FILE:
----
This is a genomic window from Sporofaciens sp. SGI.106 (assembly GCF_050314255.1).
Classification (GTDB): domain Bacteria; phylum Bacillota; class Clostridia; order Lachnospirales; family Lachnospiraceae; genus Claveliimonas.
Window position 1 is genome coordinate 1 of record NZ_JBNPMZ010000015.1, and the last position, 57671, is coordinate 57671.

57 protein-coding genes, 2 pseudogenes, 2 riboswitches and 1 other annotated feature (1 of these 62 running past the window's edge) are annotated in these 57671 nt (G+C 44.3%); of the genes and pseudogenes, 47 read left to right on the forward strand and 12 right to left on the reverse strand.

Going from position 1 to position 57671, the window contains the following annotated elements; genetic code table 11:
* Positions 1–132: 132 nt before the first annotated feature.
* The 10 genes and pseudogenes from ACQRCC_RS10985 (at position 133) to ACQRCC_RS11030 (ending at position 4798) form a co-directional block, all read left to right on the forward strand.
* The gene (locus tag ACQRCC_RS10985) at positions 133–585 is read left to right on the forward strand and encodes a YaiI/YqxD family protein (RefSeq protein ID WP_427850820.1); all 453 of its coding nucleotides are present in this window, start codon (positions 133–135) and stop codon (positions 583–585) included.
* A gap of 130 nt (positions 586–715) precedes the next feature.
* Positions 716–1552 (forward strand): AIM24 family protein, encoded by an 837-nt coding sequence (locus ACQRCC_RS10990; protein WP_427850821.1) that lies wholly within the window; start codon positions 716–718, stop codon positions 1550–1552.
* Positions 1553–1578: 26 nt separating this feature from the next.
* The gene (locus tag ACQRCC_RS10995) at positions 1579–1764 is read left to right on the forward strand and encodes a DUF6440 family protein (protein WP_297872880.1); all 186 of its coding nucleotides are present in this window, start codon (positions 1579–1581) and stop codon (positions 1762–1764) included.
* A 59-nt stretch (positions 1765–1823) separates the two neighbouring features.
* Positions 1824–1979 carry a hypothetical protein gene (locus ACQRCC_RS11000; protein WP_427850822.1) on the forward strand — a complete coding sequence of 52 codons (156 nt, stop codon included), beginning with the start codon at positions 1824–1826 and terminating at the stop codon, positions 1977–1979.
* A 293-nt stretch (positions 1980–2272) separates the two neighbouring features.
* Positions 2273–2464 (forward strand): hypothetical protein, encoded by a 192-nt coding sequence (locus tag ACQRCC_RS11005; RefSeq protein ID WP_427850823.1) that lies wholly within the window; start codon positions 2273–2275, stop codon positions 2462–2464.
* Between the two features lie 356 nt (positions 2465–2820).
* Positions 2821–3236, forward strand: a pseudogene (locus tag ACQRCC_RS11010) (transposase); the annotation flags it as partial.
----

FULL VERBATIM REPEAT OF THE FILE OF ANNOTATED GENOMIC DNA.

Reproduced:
This is a genomic window from Sporofaciens sp. SGI.106 (assembly GCF_050314255.1).
Classification (GTDB): domain Bacteria; phylum Bacillota; class Clostridia; order Lachnospirales; family Lachnospiraceae; genus Claveliimonas.
Window position 1 is genome coordinate 1 of record NZ_JBNPMZ010000015.1, and the last position, 57671, is coordinate 57671.

57 protein-coding genes, 2 pseudogenes, 2 riboswitches and 1 other annotated feature (1 of these 62 running past the window's edge) are annotated in these 57671 nt (G+C 44.3%); of the genes and pseudogenes, 47 read left to right on the forward strand and 12 right to left on the reverse strand.

Going from position 1 to position 57671, the window contains the following annotated elements; genetic code table 11:
* Positions 1–132: 132 nt before the first annotated feature.
* The 10 genes and pseudogenes from ACQRCC_RS10985 (at position 133) to ACQRCC_RS11030 (ending at position 4798) form a co-directional block, all read left to right on the forward strand.
* The gene (locus tag ACQRCC_RS10985) at positions 133–585 is read left to right on the forward strand and encodes a YaiI/YqxD family protein (RefSeq protein ID WP_427850820.1); all 453 of its coding nucleotides are present in this window, start codon (positions 133–135) and stop codon (positions 583–585) included.
* A gap of 130 nt (positions 586–715) precedes the next feature.
* Positions 716–1552 (forward strand): AIM24 family protein, encoded by an 837-nt coding sequence (locus ACQRCC_RS10990; protein WP_427850821.1) that lies wholly within the window; start codon positions 716–718, stop codon positions 1550–1552.
* Positions 1553–1578: 26 nt separating this feature from the next.
* The gene (locus tag ACQRCC_RS10995) at positions 1579–1764 is read left to right on the forward strand and encodes a DUF6440 family protein (protein WP_297872880.1); all 186 of its coding nucleotides are present in this window, start codon (positions 1579–1581) and stop codon (positions 1762–1764) included.
* A 59-nt stretch (positions 1765–1823) separates the two neighbouring features.
* Positions 1824–1979 carry a hypothetical protein gene (locus ACQRCC_RS11000; protein WP_427850822.1) on the forward strand — a complete coding sequence of 52 codons (156 nt, stop codon included), beginning with the start codon at positions 1824–1826 and terminating at the stop codon, positions 1977–1979.
* A 293-nt stretch (positions 1980–2272) separates the two neighbouring features.
* Positions 2273–2464 (forward strand): hypothetical protein, encoded by a 192-nt coding sequence (locus tag ACQRCC_RS11005; RefSeq protein ID WP_427850823.1) that lies wholly within the window; start codon positions 2273–2275, stop codon positions 2462–2464.
* Between the two features lie 356 nt (positions 2465–2820).
* Positions 2821–3236, forward strand: a pseudogene (locus tag ACQRCC_RS11010) (transposase); the annotation flags it as partial.